Drum Set Manuals
This manual provides a doorway into the concept of adapting South Indian rhythms and
mathematical cells to playing drum set grooves. No prior background in Indian music
is required to benefit from these ideas. Hopefully this manual will inspire you to further
explore the amazing depth of the Indian rhythm systems from both South (Carnatic) and
North (Hindustani) Indian music traditions.
This study offers a glimpse into the power of the North Indian tabla
language and the fundamental mathematics the language comprises, presented here as a
unique yet universal method called a-rhythm-etic
. The concept is simple but with great
possibilities. Rhythm cells in this method are rendered with spoken syllables that are
strung together to form potent musical shapes and metric structures that are applicable to
any instrument and in any style of music. Using basic tabla
syllables (called bols
will discover new and essential entry points into rhythm invention, while speaking
syllables clearly and with inflection will enhance the musicality of your practice.
Derived from traditional West African bell patterns and support rhythms, the 200+ variations
in this intensive study are derived from traditional African bell patterns
from the Ewe people of coastal Ghana. This work represents the culmination of over 30
years of studying African music with teachers in Ghana and Boston. Sources are provided at
the end with major influences coming from Professor David Locke (Tufts University), Godwin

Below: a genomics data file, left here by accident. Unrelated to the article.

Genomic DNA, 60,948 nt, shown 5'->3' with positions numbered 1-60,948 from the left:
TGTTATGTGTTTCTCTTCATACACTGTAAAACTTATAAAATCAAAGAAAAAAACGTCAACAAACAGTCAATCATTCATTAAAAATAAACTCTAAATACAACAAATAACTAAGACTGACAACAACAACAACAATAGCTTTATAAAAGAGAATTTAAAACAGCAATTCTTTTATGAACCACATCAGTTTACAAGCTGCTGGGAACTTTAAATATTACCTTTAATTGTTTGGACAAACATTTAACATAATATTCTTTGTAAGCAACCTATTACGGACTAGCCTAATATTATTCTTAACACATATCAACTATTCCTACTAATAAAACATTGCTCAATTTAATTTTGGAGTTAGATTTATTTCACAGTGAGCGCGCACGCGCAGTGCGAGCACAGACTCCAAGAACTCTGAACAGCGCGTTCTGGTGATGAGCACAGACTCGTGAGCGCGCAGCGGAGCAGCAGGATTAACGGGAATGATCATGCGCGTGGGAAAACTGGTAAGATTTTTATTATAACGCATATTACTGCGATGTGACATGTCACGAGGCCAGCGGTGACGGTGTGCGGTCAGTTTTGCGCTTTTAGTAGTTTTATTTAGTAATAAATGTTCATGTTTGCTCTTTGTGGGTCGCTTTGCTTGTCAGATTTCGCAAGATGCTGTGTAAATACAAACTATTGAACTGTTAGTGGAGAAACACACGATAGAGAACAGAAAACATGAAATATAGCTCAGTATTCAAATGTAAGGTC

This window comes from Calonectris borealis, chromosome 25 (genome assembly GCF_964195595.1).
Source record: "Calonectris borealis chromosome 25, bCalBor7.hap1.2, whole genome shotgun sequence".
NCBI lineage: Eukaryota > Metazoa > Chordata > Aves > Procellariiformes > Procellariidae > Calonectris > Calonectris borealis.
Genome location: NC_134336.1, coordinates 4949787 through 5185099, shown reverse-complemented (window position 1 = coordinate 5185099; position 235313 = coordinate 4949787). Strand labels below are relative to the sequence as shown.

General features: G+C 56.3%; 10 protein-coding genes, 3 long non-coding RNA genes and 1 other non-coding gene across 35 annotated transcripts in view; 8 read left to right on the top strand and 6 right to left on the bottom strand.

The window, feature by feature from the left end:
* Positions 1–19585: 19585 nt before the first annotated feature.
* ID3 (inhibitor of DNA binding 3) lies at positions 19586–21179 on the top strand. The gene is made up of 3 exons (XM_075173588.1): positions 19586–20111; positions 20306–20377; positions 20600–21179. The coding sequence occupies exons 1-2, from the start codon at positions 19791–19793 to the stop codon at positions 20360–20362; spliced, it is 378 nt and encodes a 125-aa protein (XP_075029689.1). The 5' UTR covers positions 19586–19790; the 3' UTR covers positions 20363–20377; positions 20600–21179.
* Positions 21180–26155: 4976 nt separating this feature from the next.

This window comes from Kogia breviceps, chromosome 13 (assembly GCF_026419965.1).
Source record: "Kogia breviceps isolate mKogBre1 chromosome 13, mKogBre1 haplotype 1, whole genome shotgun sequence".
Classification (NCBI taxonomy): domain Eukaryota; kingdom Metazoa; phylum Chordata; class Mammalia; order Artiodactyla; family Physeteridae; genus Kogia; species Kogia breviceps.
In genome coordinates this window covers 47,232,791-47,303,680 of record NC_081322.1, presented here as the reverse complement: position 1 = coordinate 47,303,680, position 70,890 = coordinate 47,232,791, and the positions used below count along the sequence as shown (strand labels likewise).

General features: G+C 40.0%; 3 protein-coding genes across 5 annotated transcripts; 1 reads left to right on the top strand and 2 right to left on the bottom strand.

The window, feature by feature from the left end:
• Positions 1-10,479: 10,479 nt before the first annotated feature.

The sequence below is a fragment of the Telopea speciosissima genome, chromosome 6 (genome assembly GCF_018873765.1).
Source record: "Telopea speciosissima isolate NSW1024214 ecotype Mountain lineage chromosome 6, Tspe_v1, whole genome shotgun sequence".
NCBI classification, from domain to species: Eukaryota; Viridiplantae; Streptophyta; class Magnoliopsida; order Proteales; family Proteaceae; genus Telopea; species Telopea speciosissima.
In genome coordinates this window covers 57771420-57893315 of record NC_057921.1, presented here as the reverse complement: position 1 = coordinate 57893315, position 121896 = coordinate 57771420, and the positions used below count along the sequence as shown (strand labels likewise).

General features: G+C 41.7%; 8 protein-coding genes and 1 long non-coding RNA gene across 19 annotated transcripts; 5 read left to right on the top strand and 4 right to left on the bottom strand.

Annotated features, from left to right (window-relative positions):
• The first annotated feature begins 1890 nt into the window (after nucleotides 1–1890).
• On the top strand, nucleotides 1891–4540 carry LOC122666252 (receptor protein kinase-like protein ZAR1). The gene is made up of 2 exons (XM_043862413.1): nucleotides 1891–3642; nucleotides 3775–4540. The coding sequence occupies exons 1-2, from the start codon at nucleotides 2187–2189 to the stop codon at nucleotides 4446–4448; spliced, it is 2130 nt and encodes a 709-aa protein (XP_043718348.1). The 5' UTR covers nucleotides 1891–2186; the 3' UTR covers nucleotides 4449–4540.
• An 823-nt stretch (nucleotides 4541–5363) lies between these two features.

Agbeli and his sons Reuben, Emmanuel and Nani, and drummer and colleague Bertram
Lehmann. Several pages comprise original compositions and concepts.
Solo drum set arrangement of African bell, support drums, and master drum phrases.
All Agbekor patterns incorporate a drum language that allows one to render the entire composition
using the voice. Support instruments—totodzi, kagan—are, in fact, named for their
basic rhythmic pattern. Slow Agbekor examples shown on below and on the next page provide
important insight into the depth of the Ewe drum language. Vocables ease the memorization
of long phrases, and provide an effective means of practicing away from the instrument.
A performance could, in fact, include the player reciting the phrases as they are rendered,
or reciting then playing to create more variety.
Solo drum set arrangement of bell, support drum, and master drum phrases.
In the 1950s, Ewe fisherman on expedition in Badagry, Western Nigeria, discovered Gahu
in its original, much slower, Nigerian form (called Kokosawa) and brought it back with them
to their native Ghanaian soil. Nigerian Kokosawa was adopted by the Anlo-Ewes who live
along the coastal region of Ghana. Gahu actually means "money dance." It makes the people
in the village feel happy; they offer money as praise and appreciation to the performers.
The Anlo-Ewes perform Gahu at twice the speed as Kokosawa. This drumset arrangement is
for the faster tempo.
: African and Indian Rhythm Concepts Treated as Piano Exercises